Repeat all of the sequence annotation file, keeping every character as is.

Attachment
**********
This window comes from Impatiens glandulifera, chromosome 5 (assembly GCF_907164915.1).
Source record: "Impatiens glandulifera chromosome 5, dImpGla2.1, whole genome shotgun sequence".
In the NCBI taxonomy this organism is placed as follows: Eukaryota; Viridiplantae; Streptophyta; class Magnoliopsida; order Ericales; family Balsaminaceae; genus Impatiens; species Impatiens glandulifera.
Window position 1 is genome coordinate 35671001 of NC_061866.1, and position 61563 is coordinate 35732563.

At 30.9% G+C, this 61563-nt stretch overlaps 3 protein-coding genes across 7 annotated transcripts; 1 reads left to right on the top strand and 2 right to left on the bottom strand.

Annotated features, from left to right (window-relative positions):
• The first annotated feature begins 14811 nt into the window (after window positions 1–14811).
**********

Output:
This window comes from Impatiens glandulifera, chromosome 5 (assembly GCF_907164915.1).
Source record: "Impatiens glandulifera chromosome 5, dImpGla2.1, whole genome shotgun sequence".
In the NCBI taxonomy this organism is placed as follows: Eukaryota; Viridiplantae; Streptophyta; class Magnoliopsida; order Ericales; family Balsaminaceae; genus Impatiens; species Impatiens glandulifera.
Window position 1 is genome coordinate 35671001 of NC_061866.1, and position 61563 is coordinate 35732563.

At 30.9% G+C, this 61563-nt stretch overlaps 3 protein-coding genes across 7 annotated transcripts; 1 reads left to right on the top strand and 2 right to left on the bottom strand.

Annotated features, from left to right (window-relative positions):
• The first annotated feature begins 14811 nt into the window (after window positions 1–14811).